Finasteride Side Effects. For almost four years now, a growing body of research has shown that finasteride — the active ingredient in a drug used to treat male pattern baldness or enlarged prostate — caused impotence, decreased libido and difficulty reaching orgasm in men who took it.
A meta-analysis of all medical literature conducted last year came to this conclusion, even pointing out that, at worst, the sexual side effects in some cases lasted even after the men stopped taking the finasteride.
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Drug regulators in Sweden, Italy and the United Kingdom have since expanded the warning labels of finasteride — marketed by Merck & Co. as Propecia when used to treat baldness and as Proscar when used to treat enlarged prostate. Since 2008, finasteride sold in those European countries carried a label that explicitly warned men of the risks they were taking if they took Merck’s popular anti-baldness drug Propecia and prostate drug Proscar — or its generic equivalents.
FDA on Finasteride Side Effects. Now the United States Food and Drug Administration is playing catch up. On April 12, it expanded the label on finasteride to include a specific warning that some men who took the drug suffered from impotence and other sexual side effects even after they stopped taking it.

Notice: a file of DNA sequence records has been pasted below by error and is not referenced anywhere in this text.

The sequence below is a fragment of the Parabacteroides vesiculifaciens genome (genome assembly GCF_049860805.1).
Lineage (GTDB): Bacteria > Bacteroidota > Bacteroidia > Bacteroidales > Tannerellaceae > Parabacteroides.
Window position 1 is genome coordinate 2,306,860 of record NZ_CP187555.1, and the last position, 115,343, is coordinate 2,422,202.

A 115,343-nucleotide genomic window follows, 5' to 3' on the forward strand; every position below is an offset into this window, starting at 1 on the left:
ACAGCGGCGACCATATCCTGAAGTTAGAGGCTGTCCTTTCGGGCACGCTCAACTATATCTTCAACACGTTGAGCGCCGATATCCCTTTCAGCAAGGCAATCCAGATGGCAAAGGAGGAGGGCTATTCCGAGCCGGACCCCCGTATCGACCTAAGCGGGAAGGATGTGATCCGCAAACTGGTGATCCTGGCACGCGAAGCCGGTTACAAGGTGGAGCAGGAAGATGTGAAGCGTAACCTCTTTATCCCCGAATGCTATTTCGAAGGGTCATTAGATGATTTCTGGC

Now labels on both drugs sold in the U.S. will include the new warnings:
• Propecia may cause loss of sexual desire, inability to ejaculate and inability to reach orgasm. These sexual dysfunctions may continue for some time after men stop using the baldness drug.
• Proscar may cause loss of sexual desire. This may continue for some time after men stop using the drug.
• Both Propecia and Proscar may cause male infertility and/or poor semen quality. This side effect lessens or goes away after men stop taking the drugs.
In explaining the label change, FDA spokeswoman Stephanie Yao says finasteride has been known to cause adverse sexual events in a small number of patients — and that information was included on labels at the time of approval. But the latest labeling change “expands the list of sexual adverse events reported to the FDA postmarketing,” she tells the Agence France Presse.
She says the federal agency came to its decision following results of clinical trials that showed additional adverse effects that had not been included in the label at the time of approval — as well as more post-marketing reports of sexual side effects from men who used the drug.
Before advising the expanded warnings, the FDA reviewed:
• 421 reports of sexual dysfunction from 1998 to 2011 related to Propecia (finasteride 1 mg). Of these, men reported in 59 cases that the condition lasted longer than three months after they stopped using the drug.
• 131 cases of erectile dysfunction and 68 cases of decreased libido with Proscar (finasteride 5 mg) from 1992 to 2010.
Proscar was approved by the FDA in 1992 to reduce the risk of urinary retention or need for surgery in patients suffering from enlarged prostates. While being used to treat enlarged prostate symptoms, doctors observed that it was also effective in treating male baldness. After successful clinical trials, it was reformulated by Merck in a lower dose as Propecia, and in 1997, the FDA approved it to treat male pattern hair loss.